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        2. by Beckie
          (6 posts)

          10 years ago

          Re: Is it vintage?

          Wow...I had no idea the history of saxophones was so complex! Thank you both for all the information. I have one more question. Once I have cleaned and polished the horn--how can I tell if it needs replating? or do you not replate old horns? how do I care for this horn in the future? okay so maybe that was a few more questions... :)

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      2. by Beckie
        (6 posts)

        10 years ago

        Re: Is it vintage?

        I just checked out the website you mentioned, definition, and it mentioned that bevelled tone holes were a sign of a Martin make. How hard and fast are these rules? My sax has bevelled toneholes. Thanks!

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      3. by definition
        (963 posts)

        10 years ago

        Re: Is it vintage?

        they arent rules so much as guidelines. The one person that could know definitively is Pete Hales, the guy that runs www.saxpics.com see if you can get his attention and send him som pics, hes usually pretty good about that stuff.

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      4. by connsaxman_jim
        (2336 posts)

        10 years ago

        Re: Is it vintage?

        They don't look like Martin tone holes to me. I looked at the pictures carefully. I saw one other Elkhart sax that was definately a Conn. I originally thought they were all made by Conn, but as definition posted, they were also made by Buescher. As I said both the Buescher True Tone and the Conn New Wonder are very similar. Gus Buescher worked for Conn before starting his own company in 1895. He designed the original Wonder series saxophone for Conn (1895-1917) The New Wonder had a few newer features, such as rolled tone holes and better keywork. Your sax looks identical to a Buescher True Tone and I am 99.99% sure that it is made by Buescher. I would change the pads. Even if the pads still seal, and I'd be surprised if they all do, the newer resonator pads are MUCH better. As for the plating, I would just clean it up real good. Replating is quite costly. It's a vintage horn. It's bound to have a few battle scars and wear marks. That's what gives it character. After you have it restored, you'll want to keep it in a warm dry play. Don't put it in a garage or a damp environment. After playing it, be sure to swab it out a couple times. You'll want to get a case for it if you don't already have one. I would buy a couple reed holders; the type that flatten out the reed, a silk swab , cork grease, a small bottle of valve oil, and a nice Neotech strap for it. You're probably going to want a better mouthpiece too. I use a Selmer Brillhart Ebolin mouthpiece on my New Wonder and t sounds pretty good.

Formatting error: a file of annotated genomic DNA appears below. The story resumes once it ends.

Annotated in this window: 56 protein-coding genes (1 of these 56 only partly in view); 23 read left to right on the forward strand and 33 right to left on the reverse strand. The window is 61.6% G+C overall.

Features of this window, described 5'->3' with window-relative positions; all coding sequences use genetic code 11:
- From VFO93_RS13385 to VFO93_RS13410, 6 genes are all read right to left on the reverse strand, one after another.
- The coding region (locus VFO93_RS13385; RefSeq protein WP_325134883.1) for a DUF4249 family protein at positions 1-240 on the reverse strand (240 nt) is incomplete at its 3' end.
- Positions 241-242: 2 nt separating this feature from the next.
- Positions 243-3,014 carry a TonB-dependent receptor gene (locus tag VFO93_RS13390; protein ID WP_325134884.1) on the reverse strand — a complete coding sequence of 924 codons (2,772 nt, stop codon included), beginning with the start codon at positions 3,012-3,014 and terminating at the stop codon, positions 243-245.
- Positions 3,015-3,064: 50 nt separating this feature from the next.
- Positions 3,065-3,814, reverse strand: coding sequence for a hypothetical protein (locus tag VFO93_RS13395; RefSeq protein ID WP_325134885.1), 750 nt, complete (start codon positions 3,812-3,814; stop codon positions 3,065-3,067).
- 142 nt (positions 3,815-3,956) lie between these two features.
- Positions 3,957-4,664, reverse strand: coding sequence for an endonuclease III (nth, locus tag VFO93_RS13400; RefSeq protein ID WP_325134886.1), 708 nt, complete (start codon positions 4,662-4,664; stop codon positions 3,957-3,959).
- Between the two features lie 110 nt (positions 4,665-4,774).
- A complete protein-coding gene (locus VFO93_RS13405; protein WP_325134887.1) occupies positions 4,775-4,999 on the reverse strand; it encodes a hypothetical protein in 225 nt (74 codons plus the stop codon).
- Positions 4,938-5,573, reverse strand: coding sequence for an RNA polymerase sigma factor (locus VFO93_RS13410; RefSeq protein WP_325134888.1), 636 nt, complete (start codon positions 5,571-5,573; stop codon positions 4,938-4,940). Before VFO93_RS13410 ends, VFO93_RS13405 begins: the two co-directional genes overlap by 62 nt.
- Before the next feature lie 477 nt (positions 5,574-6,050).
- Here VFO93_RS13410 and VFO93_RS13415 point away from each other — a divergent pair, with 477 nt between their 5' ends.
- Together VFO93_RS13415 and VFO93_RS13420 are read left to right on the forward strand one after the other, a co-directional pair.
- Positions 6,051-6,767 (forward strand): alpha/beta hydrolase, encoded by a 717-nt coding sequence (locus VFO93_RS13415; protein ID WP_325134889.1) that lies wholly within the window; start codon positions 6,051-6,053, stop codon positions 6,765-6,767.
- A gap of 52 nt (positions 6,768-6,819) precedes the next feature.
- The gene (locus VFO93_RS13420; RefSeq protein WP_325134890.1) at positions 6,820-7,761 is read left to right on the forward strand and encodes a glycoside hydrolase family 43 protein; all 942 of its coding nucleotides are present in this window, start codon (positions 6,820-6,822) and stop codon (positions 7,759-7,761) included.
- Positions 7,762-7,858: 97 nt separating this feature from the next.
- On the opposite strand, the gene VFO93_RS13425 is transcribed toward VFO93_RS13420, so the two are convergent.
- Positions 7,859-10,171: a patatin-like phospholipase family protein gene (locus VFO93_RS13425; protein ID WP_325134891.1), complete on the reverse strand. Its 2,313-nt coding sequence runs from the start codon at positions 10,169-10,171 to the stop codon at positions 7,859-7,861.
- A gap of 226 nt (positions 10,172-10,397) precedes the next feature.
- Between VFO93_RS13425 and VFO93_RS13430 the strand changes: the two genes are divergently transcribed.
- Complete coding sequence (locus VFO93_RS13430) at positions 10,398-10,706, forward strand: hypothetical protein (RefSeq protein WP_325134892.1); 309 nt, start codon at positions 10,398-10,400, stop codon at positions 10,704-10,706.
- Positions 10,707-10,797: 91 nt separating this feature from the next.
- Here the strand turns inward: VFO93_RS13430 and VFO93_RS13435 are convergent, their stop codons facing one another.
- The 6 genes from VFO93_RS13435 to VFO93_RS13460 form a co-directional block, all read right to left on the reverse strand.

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      5. by connsaxman_jim
        (2336 posts)

        10 years ago

        Re: Is it vintage?

        I'm not a big fan of Sax On The Web. I took a look at the link that you posted on stencils. This site offers a lot of general information, must of which is either inaccurate or misleading to say the least. www.saxpics.com is a much better source of information.